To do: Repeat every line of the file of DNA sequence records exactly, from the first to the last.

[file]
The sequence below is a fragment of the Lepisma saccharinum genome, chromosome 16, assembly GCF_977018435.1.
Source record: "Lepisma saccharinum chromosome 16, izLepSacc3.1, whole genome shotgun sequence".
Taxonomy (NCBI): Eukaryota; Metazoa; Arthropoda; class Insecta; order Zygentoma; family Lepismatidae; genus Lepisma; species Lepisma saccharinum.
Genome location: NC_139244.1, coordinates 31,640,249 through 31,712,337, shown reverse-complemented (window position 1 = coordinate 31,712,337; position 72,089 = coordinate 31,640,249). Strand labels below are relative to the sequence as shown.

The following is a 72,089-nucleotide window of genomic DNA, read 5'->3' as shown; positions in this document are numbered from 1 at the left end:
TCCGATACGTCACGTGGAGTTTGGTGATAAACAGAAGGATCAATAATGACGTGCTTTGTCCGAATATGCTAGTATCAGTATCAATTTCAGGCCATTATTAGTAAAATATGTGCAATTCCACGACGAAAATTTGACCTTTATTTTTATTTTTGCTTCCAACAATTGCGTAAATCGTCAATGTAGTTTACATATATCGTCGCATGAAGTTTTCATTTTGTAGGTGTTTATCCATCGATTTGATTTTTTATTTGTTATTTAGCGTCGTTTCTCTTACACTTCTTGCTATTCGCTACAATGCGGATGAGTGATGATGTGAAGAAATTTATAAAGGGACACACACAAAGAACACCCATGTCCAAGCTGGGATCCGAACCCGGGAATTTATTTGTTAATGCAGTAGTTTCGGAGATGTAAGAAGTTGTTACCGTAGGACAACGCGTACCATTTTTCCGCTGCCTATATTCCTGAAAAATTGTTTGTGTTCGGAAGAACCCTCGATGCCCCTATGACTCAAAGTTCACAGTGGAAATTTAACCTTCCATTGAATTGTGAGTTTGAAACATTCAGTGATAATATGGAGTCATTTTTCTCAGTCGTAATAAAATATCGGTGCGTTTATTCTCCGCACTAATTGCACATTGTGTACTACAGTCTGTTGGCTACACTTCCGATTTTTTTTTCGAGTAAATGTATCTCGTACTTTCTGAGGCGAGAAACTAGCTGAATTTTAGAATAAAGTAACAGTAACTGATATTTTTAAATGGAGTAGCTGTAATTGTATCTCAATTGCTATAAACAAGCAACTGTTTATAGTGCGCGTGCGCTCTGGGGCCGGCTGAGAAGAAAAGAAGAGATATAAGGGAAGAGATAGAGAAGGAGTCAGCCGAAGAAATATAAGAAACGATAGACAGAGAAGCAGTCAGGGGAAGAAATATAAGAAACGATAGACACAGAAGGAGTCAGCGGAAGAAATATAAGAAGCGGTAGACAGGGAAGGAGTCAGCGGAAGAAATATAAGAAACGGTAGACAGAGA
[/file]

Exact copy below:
The sequence below is a fragment of the Lepisma saccharinum genome, chromosome 16, assembly GCF_977018435.1.
Source record: "Lepisma saccharinum chromosome 16, izLepSacc3.1, whole genome shotgun sequence".
Taxonomy (NCBI): Eukaryota; Metazoa; Arthropoda; class Insecta; order Zygentoma; family Lepismatidae; genus Lepisma; species Lepisma saccharinum.
Genome location: NC_139244.1, coordinates 31,640,249 through 31,712,337, shown reverse-complemented (window position 1 = coordinate 31,712,337; position 72,089 = coordinate 31,640,249). Strand labels below are relative to the sequence as shown.

The following is a 72,089-nucleotide window of genomic DNA, read 5'->3' as shown; positions in this document are numbered from 1 at the left end:
TCCGATACGTCACGTGGAGTTTGGTGATAAACAGAAGGATCAATAATGACGTGCTTTGTCCGAATATGCTAGTATCAGTATCAATTTCAGGCCATTATTAGTAAAATATGTGCAATTCCACGACGAAAATTTGACCTTTATTTTTATTTTTGCTTCCAACAATTGCGTAAATCGTCAATGTAGTTTACATATATCGTCGCATGAAGTTTTCATTTTGTAGGTGTTTATCCATCGATTTGATTTTTTATTTGTTATTTAGCGTCGTTTCTCTTACACTTCTTGCTATTCGCTACAATGCGGATGAGTGATGATGTGAAGAAATTTATAAAGGGACACACACAAAGAACACCCATGTCCAAGCTGGGATCCGAACCCGGGAATTTATTTGTTAATGCAGTAGTTTCGGAGATGTAAGAAGTTGTTACCGTAGGACAACGCGTACCATTTTTCCGCTGCCTATATTCCTGAAAAATTGTTTGTGTTCGGAAGAACCCTCGATGCCCCTATGACTCAAAGTTCACAGTGGAAATTTAACCTTCCATTGAATTGTGAGTTTGAAACATTCAGTGATAATATGGAGTCATTTTTCTCAGTCGTAATAAAATATCGGTGCGTTTATTCTCCGCACTAATTGCACATTGTGTACTACAGTCTGTTGGCTACACTTCCGATTTTTTTTTCGAGTAAATGTATCTCGTACTTTCTGAGGCGAGAAACTAGCTGAATTTTAGAATAAAGTAACAGTAACTGATATTTTTAAATGGAGTAGCTGTAATTGTATCTCAATTGCTATAAACAAGCAACTGTTTATAGTGCGCGTGCGCTCTGGGGCCGGCTGAGAAGAAAAGAAGAGATATAAGGGAAGAGATAGAGAAGGAGTCAGCCGAAGAAATATAAGAAACGATAGACAGAGAAGCAGTCAGGGGAAGAAATATAAGAAACGATAGACACAGAAGGAGTCAGCGGAAGAAATATAAGAAGCGGTAGACAGGGAAGGAGTCAGCGGAAGAAATATAAGAAACGGTAGACAGAGA